The time has come to introduce a new generation of patient identification processing using biometric identification. A patient can now be identified by who they are instead of what they communicate. Biometric identification is the use of technology that scans and creates a unique biometric template that is stored digitally and linked to a patient’s MPI. The system will not allow a duplication of the biometric template into its database. Therefore there is always a single linked patient. If a possible duplication is attempted, the system can immediately notify the user of the existing entry.
Examples of biometric identification used in healthcare organizations throughout the world may include:
- Thumbprint or fingerprint scan
- Retina scan
- Iris recognition
- Palm vein scan
How does a biometric system work?
The biometric data is normally stored separately from the healthcare organization database. To initiate a biometric scan, the patient is normally identified within the individual organization’s EHR. Once the patient is confirmed, a digital message is sent to the biometric system to create a record in their database and is then linked to the master patient identifiers like patient name, date of birth, and gender. The patient’s scan is performed by the biometric software and converted to a digital number which is linked to the patient MPI and stored only in the biometric system. The scan or biometric data is never stored or retrievable in the healthcare organizations system so as to reduce the chances of compromised information. MPI updates of the patient identifiers are normally interfaced to the biometric system only to ensure the records are synchronized.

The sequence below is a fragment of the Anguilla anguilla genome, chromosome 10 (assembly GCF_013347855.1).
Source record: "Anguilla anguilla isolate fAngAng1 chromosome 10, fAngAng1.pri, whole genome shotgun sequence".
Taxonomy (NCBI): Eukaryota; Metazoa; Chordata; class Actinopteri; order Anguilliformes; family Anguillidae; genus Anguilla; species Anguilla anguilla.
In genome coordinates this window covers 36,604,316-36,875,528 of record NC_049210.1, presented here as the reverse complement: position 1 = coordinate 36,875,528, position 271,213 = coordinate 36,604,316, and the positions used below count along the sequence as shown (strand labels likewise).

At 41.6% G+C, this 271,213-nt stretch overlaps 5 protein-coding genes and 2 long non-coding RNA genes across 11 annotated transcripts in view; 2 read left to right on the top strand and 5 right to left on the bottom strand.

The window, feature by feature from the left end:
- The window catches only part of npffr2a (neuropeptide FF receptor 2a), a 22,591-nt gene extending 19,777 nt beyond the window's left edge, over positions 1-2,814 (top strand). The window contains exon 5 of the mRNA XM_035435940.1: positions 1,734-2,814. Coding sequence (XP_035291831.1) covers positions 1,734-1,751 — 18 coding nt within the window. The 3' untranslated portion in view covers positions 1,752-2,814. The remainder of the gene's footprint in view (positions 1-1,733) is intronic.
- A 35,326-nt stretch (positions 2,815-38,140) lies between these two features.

Motivation for implementing
Market Research Engine reported that biometric identification usage in healthcare will undergo a CAGR of 19% by 2022. Healthcare providers know that accuracy of a patient’s identification is critical and understand the disadvantages of incorrect patient identification. Accurate management of a patient’s record not only impacts treatment and their health but also the overall cost of healthcare.
Here are just some of the benefits healthcare organizations would realize from implementing biometrics:
- Patient Engagement:
- Streamline registration/check-in process
- Provide accurate clinical intake
- Reduce medical identify theft
- Patient Safety and Hardship
- Reduce inefficient emergency room treatment
- Improve medication management
- Eliminate incorrect surgeries
- Eliminate blood transfusion errors
- Financial Implications
- Reduction in insurance fraud
- Reduction in billing rejections
- Eliminate loss of revenue due to data integrity issues
- Reduction in cost of record management